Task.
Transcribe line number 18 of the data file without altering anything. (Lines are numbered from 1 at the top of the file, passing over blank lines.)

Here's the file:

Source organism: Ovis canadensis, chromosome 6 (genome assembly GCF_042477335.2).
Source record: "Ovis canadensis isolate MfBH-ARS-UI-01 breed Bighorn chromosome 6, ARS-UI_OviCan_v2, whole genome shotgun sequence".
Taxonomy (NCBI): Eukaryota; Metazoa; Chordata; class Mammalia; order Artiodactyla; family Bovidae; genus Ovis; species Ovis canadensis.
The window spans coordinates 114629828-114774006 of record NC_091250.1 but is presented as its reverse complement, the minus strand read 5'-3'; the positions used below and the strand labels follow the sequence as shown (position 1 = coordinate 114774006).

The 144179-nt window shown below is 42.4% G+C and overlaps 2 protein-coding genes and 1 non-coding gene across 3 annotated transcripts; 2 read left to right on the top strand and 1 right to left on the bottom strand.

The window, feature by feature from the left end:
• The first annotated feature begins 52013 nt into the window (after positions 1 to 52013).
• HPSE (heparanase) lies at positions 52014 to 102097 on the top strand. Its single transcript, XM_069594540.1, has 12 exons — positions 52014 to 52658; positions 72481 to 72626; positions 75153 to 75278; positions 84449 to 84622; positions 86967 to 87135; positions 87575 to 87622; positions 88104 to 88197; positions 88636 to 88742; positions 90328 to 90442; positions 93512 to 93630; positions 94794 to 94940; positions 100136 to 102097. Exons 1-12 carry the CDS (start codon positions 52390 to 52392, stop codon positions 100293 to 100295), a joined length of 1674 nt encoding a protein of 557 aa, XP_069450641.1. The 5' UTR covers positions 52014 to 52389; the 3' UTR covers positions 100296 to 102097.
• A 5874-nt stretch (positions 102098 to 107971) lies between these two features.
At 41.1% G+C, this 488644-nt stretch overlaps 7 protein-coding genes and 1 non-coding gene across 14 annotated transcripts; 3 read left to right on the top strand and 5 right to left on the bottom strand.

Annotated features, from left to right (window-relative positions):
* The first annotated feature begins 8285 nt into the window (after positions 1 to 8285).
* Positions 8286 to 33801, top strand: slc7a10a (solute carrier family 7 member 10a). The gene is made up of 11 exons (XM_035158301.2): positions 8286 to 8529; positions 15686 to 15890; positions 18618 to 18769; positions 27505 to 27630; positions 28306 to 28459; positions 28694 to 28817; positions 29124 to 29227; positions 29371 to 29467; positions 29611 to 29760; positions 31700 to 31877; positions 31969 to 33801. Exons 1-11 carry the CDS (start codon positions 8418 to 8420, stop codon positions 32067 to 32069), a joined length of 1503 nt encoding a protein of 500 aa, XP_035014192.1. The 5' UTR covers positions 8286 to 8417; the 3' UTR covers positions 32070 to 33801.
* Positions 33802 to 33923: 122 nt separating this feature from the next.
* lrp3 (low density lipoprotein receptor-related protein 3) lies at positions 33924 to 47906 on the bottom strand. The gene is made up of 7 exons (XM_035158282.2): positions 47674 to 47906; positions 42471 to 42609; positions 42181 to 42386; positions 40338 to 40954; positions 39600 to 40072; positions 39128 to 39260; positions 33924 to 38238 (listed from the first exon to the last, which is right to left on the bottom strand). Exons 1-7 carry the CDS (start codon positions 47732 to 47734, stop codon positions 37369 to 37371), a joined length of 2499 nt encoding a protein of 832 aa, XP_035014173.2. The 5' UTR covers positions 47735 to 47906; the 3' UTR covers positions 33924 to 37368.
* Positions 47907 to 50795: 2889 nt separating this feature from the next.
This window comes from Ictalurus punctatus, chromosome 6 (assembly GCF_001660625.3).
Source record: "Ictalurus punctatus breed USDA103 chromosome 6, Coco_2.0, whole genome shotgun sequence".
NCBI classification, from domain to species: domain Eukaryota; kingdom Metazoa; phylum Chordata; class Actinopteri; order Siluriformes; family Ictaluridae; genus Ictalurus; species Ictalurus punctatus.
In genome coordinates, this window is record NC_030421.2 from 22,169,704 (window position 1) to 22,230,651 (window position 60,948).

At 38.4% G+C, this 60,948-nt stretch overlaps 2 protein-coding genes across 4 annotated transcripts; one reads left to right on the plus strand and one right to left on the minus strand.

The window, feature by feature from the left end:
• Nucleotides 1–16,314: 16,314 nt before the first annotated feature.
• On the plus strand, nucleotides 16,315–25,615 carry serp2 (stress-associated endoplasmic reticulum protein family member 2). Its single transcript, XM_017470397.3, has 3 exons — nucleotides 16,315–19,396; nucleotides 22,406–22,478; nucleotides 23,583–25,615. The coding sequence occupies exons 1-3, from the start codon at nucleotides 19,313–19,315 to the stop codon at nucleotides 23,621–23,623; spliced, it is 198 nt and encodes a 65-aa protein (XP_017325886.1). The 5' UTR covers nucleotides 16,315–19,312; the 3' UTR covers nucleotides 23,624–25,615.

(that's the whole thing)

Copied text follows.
Source record: "Ictalurus punctatus breed USDA103 chromosome 6, Coco_2.0, whole genome shotgun sequence".